Inspired by the opening ceremony

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In November 2023, Hong Kong will host Gay Games 11. A Dutchman who has been living and working in Hong Kong for 12 years, Dennis Philipse, ensured that the global lgbti+ event will be organised in Asia for the first time. Why did he take this initiative?

Everyone is equal in sport

‘In 1998, I had just moved to Amsterdam. I was 25, had got a job at Boomerang Freecards and lived above the office on Keizergracht. I worked very hard, about sixty hours a week, and had not heard the announcement of the Gay Games.

‘Friends took me to the opening, but I had no idea where I was going. All over the city the yellow Gay Games flags were flying and there were activities.

‘I thought the Opening Ceremony was fantastic: not aimed at the spectators but at the participants. In sport, everyone is equal, no matter where you come from, what religion you have or what your sexual orientation is – everyone is equal.’

Applause from thousands

‘In the eight years I have been involved with the Hong Kong event, I dream about the Gay Games day and night. Sometimes I am a bit ashamed of it, but people see me as Mr Gay Games.

‘I read a lot by and about Tom Waddell – the founding father of the Gay Games – to understand what his vision was. Waddell was openly gay as a participant in the 1968 Olympics in Mexico. At the opening ceremony, he walked through the stadium and received applause from thousands of people. He wanted to give that feeling to every LGBTI+ person. Everyone should be able to feel like an olympian.’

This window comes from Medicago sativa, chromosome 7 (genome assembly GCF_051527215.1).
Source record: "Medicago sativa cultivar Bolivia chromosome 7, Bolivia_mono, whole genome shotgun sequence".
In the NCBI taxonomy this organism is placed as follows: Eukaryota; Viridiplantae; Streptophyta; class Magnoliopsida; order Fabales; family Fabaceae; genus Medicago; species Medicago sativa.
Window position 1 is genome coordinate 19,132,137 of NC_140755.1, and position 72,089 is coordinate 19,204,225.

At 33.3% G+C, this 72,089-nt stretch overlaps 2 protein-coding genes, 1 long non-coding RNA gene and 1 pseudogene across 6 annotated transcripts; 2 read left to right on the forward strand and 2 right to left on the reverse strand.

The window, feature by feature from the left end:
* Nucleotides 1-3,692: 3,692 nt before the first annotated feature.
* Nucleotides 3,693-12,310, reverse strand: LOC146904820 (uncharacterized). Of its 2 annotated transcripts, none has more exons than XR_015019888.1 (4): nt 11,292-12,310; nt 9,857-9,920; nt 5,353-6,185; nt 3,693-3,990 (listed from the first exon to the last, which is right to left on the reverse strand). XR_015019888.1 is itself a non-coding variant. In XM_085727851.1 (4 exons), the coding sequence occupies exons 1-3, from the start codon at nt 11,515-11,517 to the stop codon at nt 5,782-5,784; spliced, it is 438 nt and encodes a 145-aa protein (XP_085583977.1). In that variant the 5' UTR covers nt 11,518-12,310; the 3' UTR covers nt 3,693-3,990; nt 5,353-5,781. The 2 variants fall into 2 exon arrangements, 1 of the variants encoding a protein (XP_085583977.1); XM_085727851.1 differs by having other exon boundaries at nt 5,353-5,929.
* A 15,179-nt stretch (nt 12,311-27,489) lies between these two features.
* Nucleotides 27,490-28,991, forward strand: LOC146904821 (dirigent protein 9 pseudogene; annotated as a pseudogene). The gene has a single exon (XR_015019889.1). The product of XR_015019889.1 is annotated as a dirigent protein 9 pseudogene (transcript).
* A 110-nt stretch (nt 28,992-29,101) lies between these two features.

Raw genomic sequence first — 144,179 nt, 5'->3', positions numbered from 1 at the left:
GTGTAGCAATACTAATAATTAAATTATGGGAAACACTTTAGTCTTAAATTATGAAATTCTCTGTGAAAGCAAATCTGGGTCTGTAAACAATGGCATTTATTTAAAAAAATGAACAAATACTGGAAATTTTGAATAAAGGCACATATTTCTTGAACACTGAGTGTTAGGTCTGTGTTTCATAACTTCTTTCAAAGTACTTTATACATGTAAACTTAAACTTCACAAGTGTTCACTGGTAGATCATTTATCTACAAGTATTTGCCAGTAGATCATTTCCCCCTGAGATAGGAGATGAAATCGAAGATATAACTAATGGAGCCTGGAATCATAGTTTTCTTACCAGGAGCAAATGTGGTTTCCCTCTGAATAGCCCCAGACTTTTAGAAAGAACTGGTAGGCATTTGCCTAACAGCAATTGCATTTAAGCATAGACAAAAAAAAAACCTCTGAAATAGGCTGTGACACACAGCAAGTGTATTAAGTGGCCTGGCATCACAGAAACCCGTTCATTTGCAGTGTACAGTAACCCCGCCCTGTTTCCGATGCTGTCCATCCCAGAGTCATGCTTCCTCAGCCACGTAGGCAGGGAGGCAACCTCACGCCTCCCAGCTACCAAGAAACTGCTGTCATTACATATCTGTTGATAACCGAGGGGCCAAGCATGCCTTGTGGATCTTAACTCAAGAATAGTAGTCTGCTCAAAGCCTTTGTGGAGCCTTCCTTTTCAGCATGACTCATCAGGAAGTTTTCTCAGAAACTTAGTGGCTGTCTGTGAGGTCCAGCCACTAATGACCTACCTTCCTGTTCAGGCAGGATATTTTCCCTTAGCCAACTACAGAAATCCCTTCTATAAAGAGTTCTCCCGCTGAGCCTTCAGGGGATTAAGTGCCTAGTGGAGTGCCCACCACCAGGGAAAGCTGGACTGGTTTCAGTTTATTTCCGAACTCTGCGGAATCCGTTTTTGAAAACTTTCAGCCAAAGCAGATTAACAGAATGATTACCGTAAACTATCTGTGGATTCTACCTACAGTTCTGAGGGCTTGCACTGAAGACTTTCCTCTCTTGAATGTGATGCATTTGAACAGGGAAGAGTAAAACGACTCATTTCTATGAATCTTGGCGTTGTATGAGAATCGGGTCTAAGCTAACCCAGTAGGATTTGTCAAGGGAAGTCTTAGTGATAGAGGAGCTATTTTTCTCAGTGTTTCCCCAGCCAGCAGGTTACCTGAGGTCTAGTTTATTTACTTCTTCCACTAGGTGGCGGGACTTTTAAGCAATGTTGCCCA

An amazing job!

‘Gay Games Amsterdam 1998 was overwhelming, very big, something I have never experienced before in my life. So much happened and especially that image, when I opened my door, saw all those flags and thought wow!

‘The Gay Games in Amsterdam were the first outside America. Since then, more have taken place in Europe – in Cologne in 2010 and in Paris in 2018, but the one in Amsterdam was the biggest.

‘They did a great job, because at that time there was no internet, no Facebook and Twitter, and still they recruited all those participants. An amazing job!

‘What was also special, and which no other city copied, is that about half of the participants were women.

‘Amsterdam has done something very special with this. It was a crazy event, really fantastic, and it had a very positive influence on Amsterdam.’

Cover photo: poster for the opening/closing in the Arena

until 1 August 2023, exactly 25 years after the start of the Gay Games Amsterdam 1998

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